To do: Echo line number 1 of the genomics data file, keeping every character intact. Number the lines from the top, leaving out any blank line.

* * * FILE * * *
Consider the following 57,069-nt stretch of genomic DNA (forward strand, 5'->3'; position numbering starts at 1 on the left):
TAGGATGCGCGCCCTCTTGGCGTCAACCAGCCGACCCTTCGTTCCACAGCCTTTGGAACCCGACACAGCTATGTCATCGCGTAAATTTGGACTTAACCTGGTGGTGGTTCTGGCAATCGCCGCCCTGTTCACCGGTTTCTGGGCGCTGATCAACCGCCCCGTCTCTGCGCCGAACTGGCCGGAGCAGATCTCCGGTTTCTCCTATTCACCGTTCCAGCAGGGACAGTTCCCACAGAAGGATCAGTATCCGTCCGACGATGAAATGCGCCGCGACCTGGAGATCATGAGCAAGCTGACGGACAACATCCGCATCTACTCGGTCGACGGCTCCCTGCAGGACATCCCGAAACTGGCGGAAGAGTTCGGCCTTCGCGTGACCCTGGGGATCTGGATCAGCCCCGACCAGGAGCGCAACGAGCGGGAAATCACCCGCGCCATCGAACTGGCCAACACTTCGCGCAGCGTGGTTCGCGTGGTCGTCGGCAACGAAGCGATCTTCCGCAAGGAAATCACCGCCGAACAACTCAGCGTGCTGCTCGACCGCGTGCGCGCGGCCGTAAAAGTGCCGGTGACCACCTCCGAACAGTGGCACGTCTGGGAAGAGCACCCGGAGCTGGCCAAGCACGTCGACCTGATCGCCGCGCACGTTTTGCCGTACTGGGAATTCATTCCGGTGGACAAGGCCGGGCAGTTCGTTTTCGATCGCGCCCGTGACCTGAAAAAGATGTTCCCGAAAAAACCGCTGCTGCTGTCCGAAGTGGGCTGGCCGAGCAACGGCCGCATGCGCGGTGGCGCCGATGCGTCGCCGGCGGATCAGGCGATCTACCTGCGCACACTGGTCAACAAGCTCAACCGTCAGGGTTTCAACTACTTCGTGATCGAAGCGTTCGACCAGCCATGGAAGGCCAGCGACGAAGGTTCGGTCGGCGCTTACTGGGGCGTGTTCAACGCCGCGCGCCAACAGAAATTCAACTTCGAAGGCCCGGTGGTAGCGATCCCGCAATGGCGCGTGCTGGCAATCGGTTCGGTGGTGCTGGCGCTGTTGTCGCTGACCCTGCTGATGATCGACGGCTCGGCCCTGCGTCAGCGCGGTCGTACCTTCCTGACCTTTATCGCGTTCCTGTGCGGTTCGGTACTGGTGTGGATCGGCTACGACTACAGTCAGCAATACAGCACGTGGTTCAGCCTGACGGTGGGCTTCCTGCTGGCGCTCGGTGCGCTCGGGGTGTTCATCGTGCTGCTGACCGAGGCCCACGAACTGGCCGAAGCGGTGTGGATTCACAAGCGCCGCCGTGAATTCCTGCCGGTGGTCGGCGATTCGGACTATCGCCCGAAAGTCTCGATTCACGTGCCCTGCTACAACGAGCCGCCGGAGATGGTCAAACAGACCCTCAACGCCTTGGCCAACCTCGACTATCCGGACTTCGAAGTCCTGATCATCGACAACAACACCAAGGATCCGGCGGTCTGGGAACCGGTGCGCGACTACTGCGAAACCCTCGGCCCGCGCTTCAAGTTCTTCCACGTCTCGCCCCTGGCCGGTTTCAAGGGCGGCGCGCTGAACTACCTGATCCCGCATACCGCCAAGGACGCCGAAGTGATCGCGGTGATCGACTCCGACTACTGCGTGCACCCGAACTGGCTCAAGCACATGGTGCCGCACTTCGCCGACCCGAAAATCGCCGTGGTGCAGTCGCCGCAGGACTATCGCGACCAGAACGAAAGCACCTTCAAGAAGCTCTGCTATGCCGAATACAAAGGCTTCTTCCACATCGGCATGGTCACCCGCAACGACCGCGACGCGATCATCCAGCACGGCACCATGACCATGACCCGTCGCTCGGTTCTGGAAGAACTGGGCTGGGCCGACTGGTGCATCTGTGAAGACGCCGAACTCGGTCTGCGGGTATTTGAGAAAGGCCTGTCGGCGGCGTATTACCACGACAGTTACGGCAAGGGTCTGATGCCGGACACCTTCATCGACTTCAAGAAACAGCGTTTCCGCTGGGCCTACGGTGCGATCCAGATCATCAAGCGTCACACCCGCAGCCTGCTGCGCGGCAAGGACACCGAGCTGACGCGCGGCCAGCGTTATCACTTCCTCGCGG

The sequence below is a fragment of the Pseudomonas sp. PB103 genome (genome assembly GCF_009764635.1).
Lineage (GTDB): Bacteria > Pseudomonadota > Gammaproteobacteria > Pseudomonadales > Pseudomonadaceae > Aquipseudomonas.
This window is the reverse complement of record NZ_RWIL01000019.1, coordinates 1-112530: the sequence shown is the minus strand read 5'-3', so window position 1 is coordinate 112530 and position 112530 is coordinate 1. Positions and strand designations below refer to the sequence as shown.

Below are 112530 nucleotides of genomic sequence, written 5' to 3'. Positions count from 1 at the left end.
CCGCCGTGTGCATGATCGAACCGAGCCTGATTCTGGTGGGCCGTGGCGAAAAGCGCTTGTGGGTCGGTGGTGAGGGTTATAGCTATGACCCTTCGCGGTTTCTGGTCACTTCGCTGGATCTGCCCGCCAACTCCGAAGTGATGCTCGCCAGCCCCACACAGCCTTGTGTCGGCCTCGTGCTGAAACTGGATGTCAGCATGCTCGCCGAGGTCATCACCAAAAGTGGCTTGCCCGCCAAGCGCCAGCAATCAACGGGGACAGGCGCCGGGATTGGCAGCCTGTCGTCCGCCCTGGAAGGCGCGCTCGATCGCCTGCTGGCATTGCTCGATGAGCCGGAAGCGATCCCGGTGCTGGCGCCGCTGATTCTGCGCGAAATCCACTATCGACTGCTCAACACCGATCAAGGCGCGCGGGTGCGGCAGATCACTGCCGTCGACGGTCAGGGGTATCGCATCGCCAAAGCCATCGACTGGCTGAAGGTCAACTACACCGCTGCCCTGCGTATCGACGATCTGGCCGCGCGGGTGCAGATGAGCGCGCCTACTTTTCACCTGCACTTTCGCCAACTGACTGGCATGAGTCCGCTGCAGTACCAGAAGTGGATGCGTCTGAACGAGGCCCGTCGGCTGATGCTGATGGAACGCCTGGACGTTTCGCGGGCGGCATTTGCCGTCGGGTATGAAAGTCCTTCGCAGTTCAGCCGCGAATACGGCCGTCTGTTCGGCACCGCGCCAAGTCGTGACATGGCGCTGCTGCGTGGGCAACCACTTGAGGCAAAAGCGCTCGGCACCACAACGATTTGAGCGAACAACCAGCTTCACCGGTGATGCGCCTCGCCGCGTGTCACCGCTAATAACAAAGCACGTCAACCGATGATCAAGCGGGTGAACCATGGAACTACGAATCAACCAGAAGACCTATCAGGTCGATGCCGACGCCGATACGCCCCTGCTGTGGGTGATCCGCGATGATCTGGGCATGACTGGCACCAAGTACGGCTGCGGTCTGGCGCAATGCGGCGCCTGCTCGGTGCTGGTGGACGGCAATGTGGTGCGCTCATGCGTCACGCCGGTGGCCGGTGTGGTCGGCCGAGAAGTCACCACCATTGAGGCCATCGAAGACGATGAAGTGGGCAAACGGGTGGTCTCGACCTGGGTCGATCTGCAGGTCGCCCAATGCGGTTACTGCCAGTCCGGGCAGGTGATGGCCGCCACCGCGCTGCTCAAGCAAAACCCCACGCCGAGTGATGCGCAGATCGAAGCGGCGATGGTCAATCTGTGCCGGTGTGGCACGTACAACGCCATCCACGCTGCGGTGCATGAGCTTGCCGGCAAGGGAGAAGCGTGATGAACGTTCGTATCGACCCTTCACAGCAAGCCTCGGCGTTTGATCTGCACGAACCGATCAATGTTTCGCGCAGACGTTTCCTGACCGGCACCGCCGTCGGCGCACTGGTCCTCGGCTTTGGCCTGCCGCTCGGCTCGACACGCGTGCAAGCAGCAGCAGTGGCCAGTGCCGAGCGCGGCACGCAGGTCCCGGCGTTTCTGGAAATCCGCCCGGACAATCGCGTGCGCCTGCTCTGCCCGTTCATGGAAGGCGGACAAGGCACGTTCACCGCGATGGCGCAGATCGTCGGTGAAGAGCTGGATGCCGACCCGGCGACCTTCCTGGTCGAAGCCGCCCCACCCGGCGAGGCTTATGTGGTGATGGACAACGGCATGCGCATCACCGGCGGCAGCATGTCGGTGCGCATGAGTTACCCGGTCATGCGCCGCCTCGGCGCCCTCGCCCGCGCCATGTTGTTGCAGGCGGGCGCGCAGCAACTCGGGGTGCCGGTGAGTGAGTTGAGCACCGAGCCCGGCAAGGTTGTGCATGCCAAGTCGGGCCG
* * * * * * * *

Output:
Consider the following 57,069-nt stretch of genomic DNA (forward strand, 5'->3'; position numbering starts at 1 on the left):